11. Unless otherwise ordered, witness statements of fact are to stand as evidence in chief of the witness at trial.
      Expert Evidence5
      12. In accordance with CPR 142(2), the Court grants its permission for the Parties to file and serve by no later than 4.00 pm on [ ], expert reports which meet the requirements of CPR 141 and Practice Direction 8 in relation to the following issues (the “identified expert issues”):
      • [ ]
      • [ ]
      13. Any reply expert reports which deal with the identified expert issues are to be filed and served by no later than 4.00 pm on [ ].
      14. Experts of common disciplines are to meet to discuss (as relevant) the identified expert issues and are to file a joint report by no later than 4.00 pm on [ ] setting out those issues which are agreed and those which are in dispute.
      15. The Parties may make any application(s) to add to the list of identified expert issues by no later than 4.00 pm on [ ].
      16. In accordance with CPR 142(2), the Parties may apply to the Court for permission to call an expert by no later than 4.00 pm on [ ].
      Progress Monitoring
      17. The progress monitoring date in this matter is fixed for [ ].
      18. The Parties shall file and serve a procedural compliance statement in the form set out at Appendix C at least 5 clear days before the progress monitoring date.
      19. If, upon receipt of the Parties procedural compliance statements, the Court decides to hold a case management conference, it will liaise with the Parties and notify the Parties of the date on which it is to occur.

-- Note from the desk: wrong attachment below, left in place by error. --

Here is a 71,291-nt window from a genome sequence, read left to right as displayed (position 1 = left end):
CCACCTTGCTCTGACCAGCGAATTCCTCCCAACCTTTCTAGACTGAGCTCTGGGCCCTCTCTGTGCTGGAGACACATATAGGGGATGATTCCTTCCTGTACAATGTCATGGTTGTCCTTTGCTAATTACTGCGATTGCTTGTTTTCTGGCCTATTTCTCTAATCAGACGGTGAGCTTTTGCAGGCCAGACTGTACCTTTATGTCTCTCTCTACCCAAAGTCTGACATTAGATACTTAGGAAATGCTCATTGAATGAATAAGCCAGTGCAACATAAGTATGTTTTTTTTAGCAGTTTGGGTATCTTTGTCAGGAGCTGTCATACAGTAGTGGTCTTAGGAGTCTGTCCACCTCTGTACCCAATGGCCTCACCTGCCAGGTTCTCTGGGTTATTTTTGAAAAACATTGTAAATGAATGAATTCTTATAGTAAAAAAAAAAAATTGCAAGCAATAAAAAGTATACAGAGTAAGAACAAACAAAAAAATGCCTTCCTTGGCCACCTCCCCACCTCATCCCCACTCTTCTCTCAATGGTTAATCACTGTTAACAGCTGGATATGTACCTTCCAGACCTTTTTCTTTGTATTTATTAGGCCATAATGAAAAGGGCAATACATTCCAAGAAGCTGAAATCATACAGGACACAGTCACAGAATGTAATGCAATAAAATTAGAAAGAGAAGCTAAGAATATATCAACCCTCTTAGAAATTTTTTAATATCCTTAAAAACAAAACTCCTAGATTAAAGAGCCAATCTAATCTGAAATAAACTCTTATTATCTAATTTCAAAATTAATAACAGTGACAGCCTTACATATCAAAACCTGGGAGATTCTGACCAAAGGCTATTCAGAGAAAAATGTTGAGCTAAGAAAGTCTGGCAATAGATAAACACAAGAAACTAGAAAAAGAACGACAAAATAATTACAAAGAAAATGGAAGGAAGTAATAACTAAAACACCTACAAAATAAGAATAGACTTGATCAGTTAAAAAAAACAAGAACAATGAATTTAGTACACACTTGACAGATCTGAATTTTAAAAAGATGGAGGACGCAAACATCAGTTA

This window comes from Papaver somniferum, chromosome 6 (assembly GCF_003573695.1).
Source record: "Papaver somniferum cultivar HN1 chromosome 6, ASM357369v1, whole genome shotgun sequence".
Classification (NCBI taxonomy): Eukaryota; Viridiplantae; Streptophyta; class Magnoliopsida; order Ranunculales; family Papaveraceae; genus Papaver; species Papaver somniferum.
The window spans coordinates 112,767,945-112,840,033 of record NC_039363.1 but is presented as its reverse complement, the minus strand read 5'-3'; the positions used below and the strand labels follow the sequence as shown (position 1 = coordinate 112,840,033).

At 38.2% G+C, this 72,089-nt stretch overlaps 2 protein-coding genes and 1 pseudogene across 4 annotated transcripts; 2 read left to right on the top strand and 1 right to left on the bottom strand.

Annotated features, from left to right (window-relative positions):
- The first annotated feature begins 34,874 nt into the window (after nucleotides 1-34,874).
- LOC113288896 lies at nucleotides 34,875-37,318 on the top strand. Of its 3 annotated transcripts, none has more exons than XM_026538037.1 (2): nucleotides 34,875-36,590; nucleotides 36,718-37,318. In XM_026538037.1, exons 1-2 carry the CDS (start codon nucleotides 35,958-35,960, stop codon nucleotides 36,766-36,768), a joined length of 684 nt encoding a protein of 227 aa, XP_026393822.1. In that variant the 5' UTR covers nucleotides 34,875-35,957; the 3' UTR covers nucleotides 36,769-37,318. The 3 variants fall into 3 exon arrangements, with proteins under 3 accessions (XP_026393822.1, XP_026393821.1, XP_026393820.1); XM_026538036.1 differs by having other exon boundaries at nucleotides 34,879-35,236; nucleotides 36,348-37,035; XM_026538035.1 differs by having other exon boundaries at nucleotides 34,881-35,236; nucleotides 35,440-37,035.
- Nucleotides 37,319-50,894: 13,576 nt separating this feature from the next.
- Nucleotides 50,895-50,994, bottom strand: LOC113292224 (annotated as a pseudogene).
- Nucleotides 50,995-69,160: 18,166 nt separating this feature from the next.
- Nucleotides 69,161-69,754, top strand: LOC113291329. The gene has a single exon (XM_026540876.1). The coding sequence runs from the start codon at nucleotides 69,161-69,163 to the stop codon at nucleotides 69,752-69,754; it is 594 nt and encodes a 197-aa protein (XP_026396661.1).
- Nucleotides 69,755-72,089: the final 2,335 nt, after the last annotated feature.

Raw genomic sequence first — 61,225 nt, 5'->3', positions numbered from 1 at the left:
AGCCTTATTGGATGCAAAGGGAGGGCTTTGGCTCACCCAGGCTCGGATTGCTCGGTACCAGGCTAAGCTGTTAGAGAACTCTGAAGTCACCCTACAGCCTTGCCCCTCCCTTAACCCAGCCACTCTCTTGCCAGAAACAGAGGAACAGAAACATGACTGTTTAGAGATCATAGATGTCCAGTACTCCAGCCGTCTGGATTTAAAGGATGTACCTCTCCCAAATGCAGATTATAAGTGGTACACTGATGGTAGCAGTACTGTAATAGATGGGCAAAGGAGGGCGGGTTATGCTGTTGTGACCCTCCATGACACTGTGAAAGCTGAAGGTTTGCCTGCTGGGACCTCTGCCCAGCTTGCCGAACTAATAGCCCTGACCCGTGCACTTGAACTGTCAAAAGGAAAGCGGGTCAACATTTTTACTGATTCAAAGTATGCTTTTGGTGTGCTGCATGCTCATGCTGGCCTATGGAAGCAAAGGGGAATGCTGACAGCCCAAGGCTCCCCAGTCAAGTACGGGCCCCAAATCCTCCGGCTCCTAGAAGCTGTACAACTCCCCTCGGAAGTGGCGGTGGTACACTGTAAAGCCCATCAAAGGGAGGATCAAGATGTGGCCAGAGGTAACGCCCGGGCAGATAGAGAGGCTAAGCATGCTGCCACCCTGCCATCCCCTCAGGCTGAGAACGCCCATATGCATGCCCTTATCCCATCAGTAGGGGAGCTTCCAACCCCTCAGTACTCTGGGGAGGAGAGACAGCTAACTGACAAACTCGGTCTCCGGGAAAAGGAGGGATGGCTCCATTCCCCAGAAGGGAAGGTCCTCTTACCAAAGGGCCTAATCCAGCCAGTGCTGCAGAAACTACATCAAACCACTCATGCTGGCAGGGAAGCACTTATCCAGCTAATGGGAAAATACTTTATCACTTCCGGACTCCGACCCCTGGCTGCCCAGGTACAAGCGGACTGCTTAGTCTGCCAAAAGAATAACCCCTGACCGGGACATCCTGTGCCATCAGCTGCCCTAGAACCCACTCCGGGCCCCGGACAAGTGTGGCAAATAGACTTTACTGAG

Hearing Bundle
      20. By no later than 4.00 pm on [ ], the Claimant is to provide the [Defendant/other Parties] with a draft index of the hearing bundle to be used at the hearing.
      21. By no later than 4.00 pm on [ ], the [Defendant/other Parties] is to provide the Claimant with its comments in relation to the draft index of the hearing bundle to be used at the hearing.
      22. By no later than 4.00 pm on [ ], the Claimant is to file the index of the hearing bundle with the Court.
      23. By no later than 4.00 pm on [ ], the Claimant shall confirm that the hearing bundle has been compiled in accordance with the agreed index, has been duly paginated and is available to the Parties through the eCourts Platform. By this direction, the Court grants permission for an additional electronic folder to be added to the hearing bundle for expert reports (and accompanying exhibits).